LOSTNESS by Billie Sue Mosiman
Reviewed by Anthony Servante
Angelique, the rogue fallen angel from BANISHED, made a mistake by taking over the dead body of a child. Locked on earth in this manner, she needed help and sent for Nisroc, her most trusted being in the void. He turned against her and in the end fled her presence. In LOSTNESS Angelique is back, hunting Nisroc, but there are complications. Three more angels align with him, along with a dwarf friend, a teen, and a woman who travels beyond her body to spy on Angelique's evil life. There will be a reckoning backed by a world war and it all hangs in the balance. She who must be defeated might have met her match [Amazon].
It is tempting for me to discuss "Lostness" as one of my examples of History and Horror, or even my Religion and Horror series, but let's try to tread the middle-ground. The sequel to "Angelique" and "Banished" is a tale of fallen angels, redemption, and the evils of mankind. Some background. There was a great war in Heaven, led by Lucifer and the angels who sided with him to dethrone God. God won. He condemned the rebel angels to Hell. Angelique has found a loophole for escaping eternal damnation: she possesses the body of a dead girl who is revived by a witch doctor. She walks Earth and seeks vengeance or retribution, depending on your view of her situation. She finds another dead body for Nisroc, another fallen angel, who on Earth can act as her father since she inhabits the body of that ten year old little girl, but possesses the brain of a eternal and immortal being. Nisroc, now known as "Nick", finds love, however, with a human and betrays Angelique. An epic battle ensues. Nick wins and believes he has vanquished his former co-conspirator, little realizing that she is not "dead" or as dead as an angel can be.
Fastforward to the brink of World War Two. Nick and his friend, Jody, the "little person", are escaping the blitzkrieging Germans and picking up companions along the way, including another angel who is older than he, that is, alive longer on Earth than either he or Angelique have been on this soil. Meanwhile, Angelique has moved Southern California because it is too weird for her and picks up her own companion, Henry, in her move to the home of Voodoo and witchcraft. Naturally, Nick and Angelique are on a collision course. But Mosiman doesn't make the journey that simple. Mankind, at its most evil, in the form of the Nazi Spring to conquer the world, is also on a collision course with our heroes and villains.
Which brings us to the conflicts and contradictions inherent in this series. Fallen angels are demons. They are not good; they are evil. Nick, in the human form of Caesar, experienced human cruelty and betrayal. So Nick is not all good. He is still basically a demon, but in the guise of the human Nick, he chooses to act good. His free will is still intact. He chose to betray God, but so, too, he chose to betray Angelique (as we saw in Banished). With the friendship he develops with the new angel companion, Monty, what will he choose now? That's the question the reader will ask, and it will be answered. Angelique, on the other hand, is still a demon and has no problem choosing evil and choosing companions who also choose evil (though she does have the power to manipulate their decisions). However, she knows what betrayal feels like, just as God experienced betrayal by her hand, and though God passed judgment on these rebels, Angelique's judgment is to choose vengeance on Nick. She is incapable or forgiveness, but her feelings for Nick are not evil. Her revenge stems from a broken heart, not an act of evil. Little does she realize she is becoming all too human, which the reader can parallel with the Nazi rise in power. These conflicts are not what they seem, and these new experiences for our heroes and villains are what drives the story along and keeps the reader guessing which evil will triumph--the evil of man or the evil of angels? Or the good of heroes and redeemers?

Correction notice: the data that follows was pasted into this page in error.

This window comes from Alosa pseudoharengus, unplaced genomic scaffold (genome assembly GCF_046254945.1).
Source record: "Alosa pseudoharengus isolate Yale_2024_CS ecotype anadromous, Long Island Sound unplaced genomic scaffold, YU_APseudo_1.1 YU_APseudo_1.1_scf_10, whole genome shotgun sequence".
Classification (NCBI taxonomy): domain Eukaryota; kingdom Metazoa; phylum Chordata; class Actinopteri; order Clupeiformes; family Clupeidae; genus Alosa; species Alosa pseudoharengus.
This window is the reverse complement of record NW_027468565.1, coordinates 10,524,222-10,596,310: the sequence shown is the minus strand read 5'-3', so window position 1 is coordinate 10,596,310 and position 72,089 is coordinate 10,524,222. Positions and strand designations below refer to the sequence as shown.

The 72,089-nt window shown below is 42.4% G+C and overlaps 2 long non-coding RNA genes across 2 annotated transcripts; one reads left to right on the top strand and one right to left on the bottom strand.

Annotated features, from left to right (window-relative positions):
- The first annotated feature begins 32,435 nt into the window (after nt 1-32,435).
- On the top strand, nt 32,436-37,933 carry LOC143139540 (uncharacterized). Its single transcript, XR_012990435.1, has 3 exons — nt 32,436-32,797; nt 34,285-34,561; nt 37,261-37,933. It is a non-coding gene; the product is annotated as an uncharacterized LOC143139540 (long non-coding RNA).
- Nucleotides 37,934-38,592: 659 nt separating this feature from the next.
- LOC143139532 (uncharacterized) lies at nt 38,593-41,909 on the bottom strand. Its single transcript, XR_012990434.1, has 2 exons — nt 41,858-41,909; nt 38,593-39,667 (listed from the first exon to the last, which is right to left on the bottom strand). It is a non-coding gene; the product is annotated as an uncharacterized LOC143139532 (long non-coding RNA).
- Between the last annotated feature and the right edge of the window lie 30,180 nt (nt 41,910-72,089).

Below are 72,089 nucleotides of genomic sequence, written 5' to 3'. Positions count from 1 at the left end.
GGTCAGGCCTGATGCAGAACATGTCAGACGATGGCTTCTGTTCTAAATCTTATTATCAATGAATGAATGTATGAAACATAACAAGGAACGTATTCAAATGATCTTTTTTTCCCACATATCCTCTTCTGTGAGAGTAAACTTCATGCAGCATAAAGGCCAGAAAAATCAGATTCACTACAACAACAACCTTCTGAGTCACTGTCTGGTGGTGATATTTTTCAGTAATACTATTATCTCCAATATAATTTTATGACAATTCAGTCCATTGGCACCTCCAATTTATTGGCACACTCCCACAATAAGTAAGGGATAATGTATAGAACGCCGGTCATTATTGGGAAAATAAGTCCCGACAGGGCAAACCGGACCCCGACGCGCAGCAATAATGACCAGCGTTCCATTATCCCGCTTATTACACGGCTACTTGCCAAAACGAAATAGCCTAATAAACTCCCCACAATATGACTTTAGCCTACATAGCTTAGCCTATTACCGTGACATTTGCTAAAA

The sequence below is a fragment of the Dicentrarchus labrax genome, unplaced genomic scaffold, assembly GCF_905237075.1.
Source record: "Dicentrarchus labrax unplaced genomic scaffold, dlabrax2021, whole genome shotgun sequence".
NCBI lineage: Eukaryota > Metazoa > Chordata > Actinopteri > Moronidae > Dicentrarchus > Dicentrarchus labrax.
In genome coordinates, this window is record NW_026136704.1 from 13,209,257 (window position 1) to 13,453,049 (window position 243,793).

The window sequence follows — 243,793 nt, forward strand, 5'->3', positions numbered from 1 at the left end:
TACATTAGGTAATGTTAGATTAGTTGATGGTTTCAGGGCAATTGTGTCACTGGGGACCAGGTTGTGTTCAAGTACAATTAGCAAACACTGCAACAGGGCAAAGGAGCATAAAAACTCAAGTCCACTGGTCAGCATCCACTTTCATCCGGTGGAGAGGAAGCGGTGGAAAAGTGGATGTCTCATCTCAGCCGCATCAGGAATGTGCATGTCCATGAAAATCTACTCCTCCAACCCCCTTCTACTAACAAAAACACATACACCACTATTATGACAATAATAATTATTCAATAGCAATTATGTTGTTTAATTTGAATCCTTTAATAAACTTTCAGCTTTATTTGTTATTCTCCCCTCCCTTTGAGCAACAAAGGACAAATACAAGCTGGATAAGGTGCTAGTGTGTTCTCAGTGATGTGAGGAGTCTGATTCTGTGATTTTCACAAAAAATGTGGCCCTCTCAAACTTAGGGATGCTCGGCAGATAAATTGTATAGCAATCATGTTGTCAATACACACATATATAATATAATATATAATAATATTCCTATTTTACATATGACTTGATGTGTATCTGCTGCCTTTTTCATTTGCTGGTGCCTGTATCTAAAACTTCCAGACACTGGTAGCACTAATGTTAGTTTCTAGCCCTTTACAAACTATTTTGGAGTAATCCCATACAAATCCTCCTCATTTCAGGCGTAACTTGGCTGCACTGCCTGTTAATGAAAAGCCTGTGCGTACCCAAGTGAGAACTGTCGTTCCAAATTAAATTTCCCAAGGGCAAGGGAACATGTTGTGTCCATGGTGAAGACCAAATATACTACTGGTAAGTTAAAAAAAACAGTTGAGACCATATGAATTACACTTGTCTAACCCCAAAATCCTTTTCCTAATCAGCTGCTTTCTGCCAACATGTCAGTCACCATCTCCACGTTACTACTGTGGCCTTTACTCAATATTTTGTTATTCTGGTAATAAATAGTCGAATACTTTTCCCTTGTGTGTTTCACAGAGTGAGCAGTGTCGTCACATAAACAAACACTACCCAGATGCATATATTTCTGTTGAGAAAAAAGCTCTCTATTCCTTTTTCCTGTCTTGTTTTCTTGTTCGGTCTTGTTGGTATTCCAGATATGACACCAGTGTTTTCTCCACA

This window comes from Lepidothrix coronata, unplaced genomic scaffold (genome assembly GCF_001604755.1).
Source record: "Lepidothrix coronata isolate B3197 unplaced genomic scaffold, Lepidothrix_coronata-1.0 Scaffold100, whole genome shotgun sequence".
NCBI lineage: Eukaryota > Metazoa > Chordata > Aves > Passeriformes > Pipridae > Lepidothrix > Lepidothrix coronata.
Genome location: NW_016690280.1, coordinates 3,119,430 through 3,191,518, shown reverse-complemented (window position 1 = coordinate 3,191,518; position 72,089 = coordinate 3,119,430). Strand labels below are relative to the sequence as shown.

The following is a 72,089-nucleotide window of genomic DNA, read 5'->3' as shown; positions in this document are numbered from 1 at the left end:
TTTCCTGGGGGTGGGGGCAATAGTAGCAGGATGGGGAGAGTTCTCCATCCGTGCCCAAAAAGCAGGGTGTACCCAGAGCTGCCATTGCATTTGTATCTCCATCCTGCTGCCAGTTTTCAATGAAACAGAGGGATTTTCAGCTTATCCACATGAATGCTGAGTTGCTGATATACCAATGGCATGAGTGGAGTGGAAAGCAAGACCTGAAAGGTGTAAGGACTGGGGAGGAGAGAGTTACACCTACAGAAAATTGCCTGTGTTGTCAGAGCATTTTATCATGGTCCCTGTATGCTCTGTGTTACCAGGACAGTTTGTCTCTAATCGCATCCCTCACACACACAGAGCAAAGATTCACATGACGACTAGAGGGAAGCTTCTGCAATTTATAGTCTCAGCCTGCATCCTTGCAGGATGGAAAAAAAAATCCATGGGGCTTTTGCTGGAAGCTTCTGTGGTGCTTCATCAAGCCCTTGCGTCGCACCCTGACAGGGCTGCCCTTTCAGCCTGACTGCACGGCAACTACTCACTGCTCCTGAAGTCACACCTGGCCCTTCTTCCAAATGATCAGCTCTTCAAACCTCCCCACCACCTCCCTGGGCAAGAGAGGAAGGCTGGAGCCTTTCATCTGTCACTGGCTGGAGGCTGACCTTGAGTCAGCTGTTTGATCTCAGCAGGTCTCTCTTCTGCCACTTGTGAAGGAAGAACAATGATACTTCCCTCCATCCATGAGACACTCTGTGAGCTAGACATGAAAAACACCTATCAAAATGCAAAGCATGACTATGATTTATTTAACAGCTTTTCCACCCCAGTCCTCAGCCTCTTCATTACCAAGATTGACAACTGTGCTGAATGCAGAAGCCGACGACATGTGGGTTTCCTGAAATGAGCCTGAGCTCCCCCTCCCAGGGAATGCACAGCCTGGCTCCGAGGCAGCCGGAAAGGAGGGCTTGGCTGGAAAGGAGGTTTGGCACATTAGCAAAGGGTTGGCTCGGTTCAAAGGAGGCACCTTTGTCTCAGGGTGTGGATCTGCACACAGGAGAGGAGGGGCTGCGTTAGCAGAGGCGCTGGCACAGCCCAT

As such, this is a story of second chances, War, with its capacity for destruction and heroism, and the corruption of angels inhabiting the fragile human forms. It is important to point out that the "little person" would be considered an abomination of nature by the Nazis, so Mosiman draws him as pure and sympathetic and brave, whereas the "perfect Aryan" person is the real abomination in this war to eradicate the imperfect humans from the Earth. Angelique's other companion, Henry, is a shapeshifter, a demonic being who is hideous in appearance but loyal to his young master, just as the Nazi youth are loyal to their insane fuehrer. Both Nick's and Angelique's companions are but reflections of the human evil spreading across Europe with intents to continue their domination over the rest of the continents. And let's not forget that in second chances one can find redemption. This is the true test for our two groups. What choices will be made?
Billie Sue Mosiman crafts
another great supernatural drama.
Billie Sue Mosiman has crafted a tense balance of history, religion, and horror. LOSTNESS is a perfect follow-up to "Banished". "Lostness", for this reviewer, is the superior read. Where "Banished" was epic in scope, especially that final battle, "Lostness" brings the drama down to the human level. The evil of the supernatural beings contrasts well with the good of the natural human spirit. This sequel is epic in its portrayal of the human heart and the hard choices it must make when evil threatens the good for which man fights.